I had the incredible experience of going to Palestine and Israel a few weeks ago. No, I’m not crazy. Yes, I’m aware there was a conflict there. No, I didn’t see a bomb. Yes, I met real people with real stories.
They live there, not on the news.
First off, I admit I was not extremely well-versed on the conflict as a whole. I have a rough understanding of the history and situation as it stands today. Yet after sitting for 5 hours on a bus next to an Israeli Defense Soldier (IDF) with his gun propped up against the seat; after witnessing a peaceful Christian demonstration in Ramallah , followed by an outburst of celebratory fireworks and candy distribution after Hamas claimed to have captured an IDF soldier against a backdrop of tear gas tosses and bunkered IDF soldiers; after listening to stories of treachery, connivance, and turmoil, my hope is that we all will be actively aware of what is going on.
There are two distinct, fervent, and unrelenting sides to this story. There are thousands of families and communities involved. Entire generations are impacted forever by what is going on.
He sits down on the bus, props up his gun and pulls out his smartphone with the smashed screen and absent plastic backing. His olive green military shirt is torn and his boots scuffed. Earbuds in he sips his orange juice and flips through Facebook. As the bus stops a couple hours later at a gas station, in broken English he translates the Hebrew the bus drive had just spurted out over the speakers. We’ve got a 15 minute break. This short interaction broke the ice. He was on his way to report for military duty, called back in from reserves. That morning, after he left, his sister was returning to their home after fulfilling her two years of mandatory military service. They missed each other. He showed me videos from Unity Fest, pictures of him enjoying the beach of his hometown, wistfully spoke of his future wife and family life, and lamented the war and struggle. He smiled and pointed out his country as we wound through it. He loved it with all his heart.
The Old City of Jerusalem was empty. Not quiet, not slow, not sparse. Empty. Mid-July, high tourist season and I thought I was in the wrong place. I thought I had transported back to Jordan. A lone soccer ball flitted by me in the narrow, stone passageway. Several lanes over I had left the Arab market and lost myself in homes and alleys. White stone surrounded me, here and there dotted with a string of lights for Ramadan or a street sign. Surreal. Via Delarosa, where Jesus had famously traversed carrying his cross, was empty. The courtyard outside the Church of the Sepulchre was empty. The market stalls were barred and silent. Empty, empty, empty.
My friend met me and we were off. “This house used to be Arab, until the Israelis kicked them out. They’re moving in, Ellie, everywhere. They are forcing us out. See the flag.” He pointed up and there it was. Baby blue and white, Star of David proudly fluttering in the late-afternoon breeze. Another dappling the always-blue Middle Eastern sky. It was the only one in this section of town, but perhaps not for long. It was a symbol, a statement. It was the first promise of more to come, the advance guard.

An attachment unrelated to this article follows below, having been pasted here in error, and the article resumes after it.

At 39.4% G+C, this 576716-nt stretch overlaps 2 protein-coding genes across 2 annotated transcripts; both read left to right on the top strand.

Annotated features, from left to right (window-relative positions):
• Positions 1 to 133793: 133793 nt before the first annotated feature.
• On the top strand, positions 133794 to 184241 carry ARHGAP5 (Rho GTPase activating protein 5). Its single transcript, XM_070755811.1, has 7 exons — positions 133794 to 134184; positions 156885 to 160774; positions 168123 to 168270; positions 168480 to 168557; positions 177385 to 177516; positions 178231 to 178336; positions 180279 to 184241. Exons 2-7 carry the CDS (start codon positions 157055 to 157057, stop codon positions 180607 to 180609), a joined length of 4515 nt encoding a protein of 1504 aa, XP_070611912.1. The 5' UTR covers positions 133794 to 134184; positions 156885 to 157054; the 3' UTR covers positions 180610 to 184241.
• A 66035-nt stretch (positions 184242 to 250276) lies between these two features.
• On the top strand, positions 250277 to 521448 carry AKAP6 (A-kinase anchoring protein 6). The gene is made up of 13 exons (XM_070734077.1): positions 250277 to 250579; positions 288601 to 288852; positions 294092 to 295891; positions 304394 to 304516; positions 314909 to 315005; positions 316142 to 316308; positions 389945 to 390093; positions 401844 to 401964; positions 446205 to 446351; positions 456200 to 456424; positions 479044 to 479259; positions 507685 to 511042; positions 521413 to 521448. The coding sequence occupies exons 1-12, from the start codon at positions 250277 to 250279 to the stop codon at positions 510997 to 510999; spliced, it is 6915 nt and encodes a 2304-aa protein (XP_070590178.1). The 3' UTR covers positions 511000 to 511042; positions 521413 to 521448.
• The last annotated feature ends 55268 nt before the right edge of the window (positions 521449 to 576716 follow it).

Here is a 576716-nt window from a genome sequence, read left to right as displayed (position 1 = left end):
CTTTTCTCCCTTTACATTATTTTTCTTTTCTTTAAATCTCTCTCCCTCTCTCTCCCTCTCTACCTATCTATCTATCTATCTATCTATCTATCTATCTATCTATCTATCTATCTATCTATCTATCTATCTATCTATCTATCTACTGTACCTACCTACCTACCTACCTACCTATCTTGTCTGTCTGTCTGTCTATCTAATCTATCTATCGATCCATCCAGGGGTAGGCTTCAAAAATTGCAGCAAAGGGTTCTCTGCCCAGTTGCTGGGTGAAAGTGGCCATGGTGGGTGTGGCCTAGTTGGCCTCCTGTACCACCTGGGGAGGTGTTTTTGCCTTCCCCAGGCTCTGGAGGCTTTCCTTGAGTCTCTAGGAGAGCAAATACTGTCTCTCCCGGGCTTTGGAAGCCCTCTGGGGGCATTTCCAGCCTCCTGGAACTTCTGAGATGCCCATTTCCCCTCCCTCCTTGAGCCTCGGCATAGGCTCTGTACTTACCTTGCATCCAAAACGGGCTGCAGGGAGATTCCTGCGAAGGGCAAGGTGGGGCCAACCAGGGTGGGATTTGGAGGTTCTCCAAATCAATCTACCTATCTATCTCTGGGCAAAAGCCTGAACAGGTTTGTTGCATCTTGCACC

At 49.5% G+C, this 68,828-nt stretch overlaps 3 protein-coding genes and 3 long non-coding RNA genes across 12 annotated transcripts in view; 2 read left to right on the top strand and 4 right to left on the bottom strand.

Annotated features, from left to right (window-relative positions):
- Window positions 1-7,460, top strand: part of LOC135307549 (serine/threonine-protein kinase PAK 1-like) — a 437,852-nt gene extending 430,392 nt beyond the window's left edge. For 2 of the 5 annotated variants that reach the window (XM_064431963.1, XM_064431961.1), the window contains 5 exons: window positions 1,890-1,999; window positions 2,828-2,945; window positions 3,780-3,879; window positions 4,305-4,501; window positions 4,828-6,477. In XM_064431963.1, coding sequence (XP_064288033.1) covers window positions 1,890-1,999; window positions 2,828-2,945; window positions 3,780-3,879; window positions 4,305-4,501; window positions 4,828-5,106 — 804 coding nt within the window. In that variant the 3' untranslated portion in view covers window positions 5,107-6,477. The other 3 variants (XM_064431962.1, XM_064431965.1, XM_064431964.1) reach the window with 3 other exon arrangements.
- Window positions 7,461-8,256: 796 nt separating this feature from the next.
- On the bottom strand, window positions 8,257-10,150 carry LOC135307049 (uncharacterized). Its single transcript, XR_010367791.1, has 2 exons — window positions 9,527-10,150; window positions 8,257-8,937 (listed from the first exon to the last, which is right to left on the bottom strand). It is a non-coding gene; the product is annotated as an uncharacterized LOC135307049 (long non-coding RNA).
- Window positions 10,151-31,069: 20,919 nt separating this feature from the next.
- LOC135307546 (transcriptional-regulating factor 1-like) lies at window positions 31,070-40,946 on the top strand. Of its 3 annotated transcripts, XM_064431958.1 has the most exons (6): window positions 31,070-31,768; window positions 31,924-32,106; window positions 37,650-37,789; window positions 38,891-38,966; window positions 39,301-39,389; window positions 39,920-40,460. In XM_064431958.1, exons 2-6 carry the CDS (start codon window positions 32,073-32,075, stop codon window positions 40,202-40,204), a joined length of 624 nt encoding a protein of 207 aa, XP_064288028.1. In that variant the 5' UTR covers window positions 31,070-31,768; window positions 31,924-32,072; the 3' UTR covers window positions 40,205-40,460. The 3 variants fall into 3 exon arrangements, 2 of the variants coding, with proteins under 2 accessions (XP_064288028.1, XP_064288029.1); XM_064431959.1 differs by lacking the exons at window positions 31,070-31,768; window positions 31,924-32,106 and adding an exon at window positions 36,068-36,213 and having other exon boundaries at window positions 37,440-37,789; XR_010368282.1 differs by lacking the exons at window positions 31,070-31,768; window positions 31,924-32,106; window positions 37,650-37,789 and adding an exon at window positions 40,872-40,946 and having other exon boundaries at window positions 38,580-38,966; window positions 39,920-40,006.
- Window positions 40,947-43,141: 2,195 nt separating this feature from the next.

He knew Jerusalem like the back of his hand and proudly gave me a thorough tour. Not a touristy tour, but an authentic and raw one. He knew which streets and sites he could visit, and which ones were hostile to Arabs. He knew when the church services ran for every denomination and we stood by as incense and hymns wrapped around us. He stood in as much wonder and awe as I did as we watched demonstrators in Ramallah protest the killings in Gaza. “I’ve never been to a protest before,” he announced, wide-eyed. It was solemn and powerful. We stood shoulder to shoulder, running the square to see the marchers and read their signs and hear their cries. Their cries were his cries and they became my cries. How could anyone stand by and not be moved. Humanity is not sterile or untouchable or distant. Moments like that remind me of this and touch my soul.
We sat drinking wine on a Tel Aviv balcony. His friend was there, just returned from reserve military service. His clipped conversation with me was a challenge; a defensive offense of Israeli pride and determination. “Hebrew is nothing like Arabic,” he says in English after a rapid conversation between us in Arabic in which I’d stated some of the sounds are similar. He followed this proclamation with a dangerous question. “Where do you think Palestine is?”
Where is it indeed? And why does it matter? Why is this tiny, pea-sized spot on the map riling up the entire world?
Is it land? Is it people? Is it political? Is it spiritual?
Is it relevant?
I can’t describe how moving it was to be there in person. But I can advocate for it now because of that experience. There are countless lives and livelihoods at stake. If it wasn’t relevant or real to you before, I hope it is now.
What are your thoughts on the Israeli/Palestinian situation? Please share.